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December 21, 2008


johan rhodin

Hi! Great post. I like the possibility of Photo-Twitter, like MoYoMe or Twitpic.
And I still think there is a business for print of photos. We're definitliy going to see more of services like

Brendan Dunphy

Polaroid is another sad example of the failure to adapt and to deal with disruption. Like those in the industry that proceeded it into bankruptcy, Polaroid never managed to move beyond what it already knew, harness and focus its people to take their knowledge and expertise in other domains (as Fuji has done) or ride the disruptive wave itself with at least some success. The future belongs to the agile, not the strong, and what are seen as assets one day can quickly turn toxic the next in any industry, not just finance.

See Innovation Insight #2 at for a Jeff Bezos (of Amazon)perspective on the topic of adaption.

Tomi T Ahonen

Hi Johan and Brendan

Johan - great point and yes, there is certainly a significant market also for prints. But it used to be that almost all pictures "taken" were also developed into pictures. In the age of the 35mm film based camera, the developers soon offered packages that it didn't make sense NOT to develop every print.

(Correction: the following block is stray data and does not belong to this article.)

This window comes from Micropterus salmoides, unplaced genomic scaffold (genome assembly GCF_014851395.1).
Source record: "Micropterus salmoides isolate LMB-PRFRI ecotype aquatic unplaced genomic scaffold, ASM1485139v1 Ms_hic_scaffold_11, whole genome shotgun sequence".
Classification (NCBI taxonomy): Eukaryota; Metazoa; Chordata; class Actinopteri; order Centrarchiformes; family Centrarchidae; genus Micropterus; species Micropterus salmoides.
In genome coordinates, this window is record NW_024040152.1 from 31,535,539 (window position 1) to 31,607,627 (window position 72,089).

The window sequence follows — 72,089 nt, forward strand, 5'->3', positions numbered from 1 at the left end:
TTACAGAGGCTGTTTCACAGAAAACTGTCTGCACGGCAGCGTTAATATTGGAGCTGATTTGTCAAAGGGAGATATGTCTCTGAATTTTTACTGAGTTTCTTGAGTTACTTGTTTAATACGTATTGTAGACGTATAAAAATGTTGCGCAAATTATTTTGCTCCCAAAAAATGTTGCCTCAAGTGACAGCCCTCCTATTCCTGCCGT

Today there are 1.9 billion cameraphones in use, and only under 200 million digital cameras. The cameraphones are the only camera for the vast majority of the global population. If they want a picture, they snap it on the phone (or digital camera). And these tend not to leave the phone. Most snapped pics on digital cameras and cameraphones remain on the device, are perhaps shown to some others, and deleted off the camera.

Then of the remainder, the majority only are copied electronically and perhaps shared via memory stick or bluetooth or uploaded to Flickr or Facebook etc. Very few of those end up printed.

Yes, we still like our printed pictures, and some end up baby picture calendars and the few special moment prints of the wedding or birthday etc. But most no longer are printed...

And the printing opportunity itself is then expanding to home-printing with the PC printer and various higher quality papers and printer cartridges etc.

Brendan - good point and yes, this was a disaster that very bizarrely Polaroid didn't react to in time. I think the for us who follow digital convergence like you and me, it was obvious for years. Perhaps inside Polaroid they somehow remained just focused on their core business and old metrics and perhaps felt isolated from the digital trends, thinking a polaroid picture was something very "protected" from the risk of cannibalization..

Thank you both for posting the comments.

Tomi Ahonen :-)


Pretty good post. Ho appena imbattuto il tuo blog e volevo dire che ho apprezzato molto leggere il tuo post sul blog. Alcun modo sarò sottoscrivendo il feed e spero di postare di nuovo presto.


J'ai été surpris honnêtement avec la façon dont ce blog a été fait, belle mise en page, rédaction professionnelle, excellent travail!

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